As Dan writes:
"Catchphrases have a bad reputation.... (Think about how you reacted the last time someone suggested you 'work smarter, not harder.')
"But here's the funny thing : When you visit highly successful cultures, you'll notice they use a lot of catchphrases. I mean, they use tons of them. You can't walk around for thirty seconds without hearing or seeing a corny-sounding catchphrase."
Of course he's right. As Daniel says, successful groups use catchphrases as cognitive scripts to define specific challenges they face. That transforms what might seem to be a catchphrases into a navigational aid.
So when I heard that Chip Ganassi Racing's XFINITY team slogan is "Win or Learn," I shouldn't have been surprised.
In 2015, CGR merged with HScott Motorsports to field a startup XFINITY Series team with modest success. (Although Kyle Larson did win the season finale at Homestead.)
In 2016, running totally under the CGR banner, the team expanded to two full-time cars, added a number of key personnel, won three races, and saw Brennan Poole qualify for the first XFINITY Series playoffs.
To find out how CGR built a winning team so quickly, I talked with Mike Shiplett, the team's longest-tenured crew chief, team manager Nick Harvey, and driver Brennan Poole.
As you might expect, even though equipment is the product on the track, success still comes down to people.
While you didn't start from scratch... in some ways, you did.
Mike: We pretty much inherited all the equipment from Turner Motorsports. We had to be in the wind tunnel on January 4th, so we unloaded it all on December 14th and basically only took Christmas day off. We put a car together, went to the wind tunnel to see what we had... and then kept building off of that until we built the first in-house Ganassi chassis near the end of the 2015 season.
We were told, 'This is what you have to work with, and when you exceed the expectations of these race cars... we'll work on something else.' Which was fair enough.
Since results were hard to come by at first, I assume the primary focus was on development?
Mike: When you win, you learn something. When you don't win, you probably learn even more. But as long as you learn something you can apply, every race can in some ways be a success.
While we can't always win, we can always learn.
It's a process. We want to win every race, even though that's not realistic. That's why we have company goals and team goals, and we're relentless about measuring ourselves against those goals and especially seeing if we made mistakes we could have avoided or controlled. There are lots of ups and downs in racing, and our goal is to do everything possible to make sure we're not responsible for the downs.
"Responsible" probably refers more to people than to equipment.
Nick: Racing is a people business. Everyone has sheet metal and parts at their disposal. How you use it makes the difference. Putting the right group of people together is the real key.
Certainly it helps you attract good people when they know there's room for them to grow within the organization, not just inside your teams but in the Cup organization as well.
Nick: Attracting the right people is easier when they know they have room to grow. One of the things we're proud of is how we've been able to evolve the group. We have experienced people that form the mainstay of the XFINITY team. Some of them feed into the Cup program, which lets us bring in new talent... we do that each year. Through that process we've attracted -- and kept -- some great people.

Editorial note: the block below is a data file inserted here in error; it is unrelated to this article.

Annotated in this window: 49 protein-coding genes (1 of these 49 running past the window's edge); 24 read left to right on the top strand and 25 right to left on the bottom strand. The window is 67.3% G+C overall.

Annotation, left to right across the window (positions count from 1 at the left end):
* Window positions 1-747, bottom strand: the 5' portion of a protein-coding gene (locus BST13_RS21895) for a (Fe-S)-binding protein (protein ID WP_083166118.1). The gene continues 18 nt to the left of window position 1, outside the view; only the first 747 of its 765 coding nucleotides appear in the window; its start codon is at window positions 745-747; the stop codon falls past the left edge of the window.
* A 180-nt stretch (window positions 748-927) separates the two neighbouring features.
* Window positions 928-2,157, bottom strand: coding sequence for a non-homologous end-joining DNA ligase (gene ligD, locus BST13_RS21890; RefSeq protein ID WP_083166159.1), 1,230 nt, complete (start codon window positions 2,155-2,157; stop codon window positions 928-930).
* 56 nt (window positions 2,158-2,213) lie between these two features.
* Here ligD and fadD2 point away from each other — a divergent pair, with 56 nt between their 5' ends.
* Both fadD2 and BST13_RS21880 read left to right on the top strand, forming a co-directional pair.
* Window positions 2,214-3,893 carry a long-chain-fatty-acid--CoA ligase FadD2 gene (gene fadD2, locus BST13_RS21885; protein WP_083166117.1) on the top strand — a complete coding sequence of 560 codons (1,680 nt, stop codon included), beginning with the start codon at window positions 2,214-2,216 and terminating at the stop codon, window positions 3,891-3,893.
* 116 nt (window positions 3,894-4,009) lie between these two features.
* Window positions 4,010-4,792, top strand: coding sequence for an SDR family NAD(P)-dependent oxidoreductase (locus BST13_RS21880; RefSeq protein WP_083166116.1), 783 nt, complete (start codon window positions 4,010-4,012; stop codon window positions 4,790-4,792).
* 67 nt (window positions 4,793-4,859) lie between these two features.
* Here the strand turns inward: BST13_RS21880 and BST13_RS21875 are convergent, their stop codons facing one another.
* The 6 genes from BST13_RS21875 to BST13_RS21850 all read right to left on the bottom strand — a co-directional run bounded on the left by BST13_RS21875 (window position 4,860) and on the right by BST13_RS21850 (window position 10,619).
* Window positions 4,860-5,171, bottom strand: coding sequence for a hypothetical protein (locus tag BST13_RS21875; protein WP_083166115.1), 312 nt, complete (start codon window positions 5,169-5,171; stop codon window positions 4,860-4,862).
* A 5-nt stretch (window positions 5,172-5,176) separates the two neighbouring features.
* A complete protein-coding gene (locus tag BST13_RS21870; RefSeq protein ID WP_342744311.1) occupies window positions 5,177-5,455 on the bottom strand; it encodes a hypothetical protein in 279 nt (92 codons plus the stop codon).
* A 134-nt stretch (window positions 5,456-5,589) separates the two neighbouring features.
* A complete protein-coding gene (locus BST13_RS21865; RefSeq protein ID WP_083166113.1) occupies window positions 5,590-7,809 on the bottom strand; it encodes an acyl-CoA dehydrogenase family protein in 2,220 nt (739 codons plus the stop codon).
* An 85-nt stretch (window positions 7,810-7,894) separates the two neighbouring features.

It also helps that we share every piece of information we have. That process really makes a difference.
What do you look for in the people you hire?
Nick: I always say I'll take 75 percent in terms of ability if we can get 100 percent in terms of attitude. We want people that fit within the group, that are honest, that are confident but don't have big egos... and as Mike says, who all want to pull in the same direction.
As humans we all have opinions. That's great, but that can also be a problem when you need to move as quickly as we do. Sometimes you may not agree, but you need to be willing to put your head down and get things done.
It all comes down to a willingness to be a team player and do whatever is necessary. We have a limited amount of time between races, so we need people that are willing to put in extra effort and who aren't satisfied until we've put the best cars on the track that we can.
In terms of a career path, it also has to help that the organization is big enough that there are a variety of opportunities.
Nick: Our people know there are multiple paths. There are plenty of places you can go within the company. If you want to get to the "big leagues," there's a path for you to do that. If you work on the road and want to move to a shop position where there's less travel, we have avenues for that.
Offering a path for people to build the kind of career they want makes a huge difference.
Early on that might not have been clear to everyone, though, both inside the team and outside.
Brennan: The first year everything came together really late. I remember walking through the shop in the middle of January, a few weeks away from Daytona, and the hauler wasn't even wrapped and guys were still trying to put pit boxes together.
And while that first year was tough -- we certainly didn't have the best cars -- we had some really great runs, and those little successes were a big part of motivating everyone to build faster race cars and contend for wins.
And now this year, the last couple of months I feel like our team is one of the best teams at the track. And the cool part is that we get to go out there and do what we love.
I'm really proud of everyone, and all the hard work that's gone into building these teams. We talk about cars a lot, for obvious reasons, but this really is a people sport.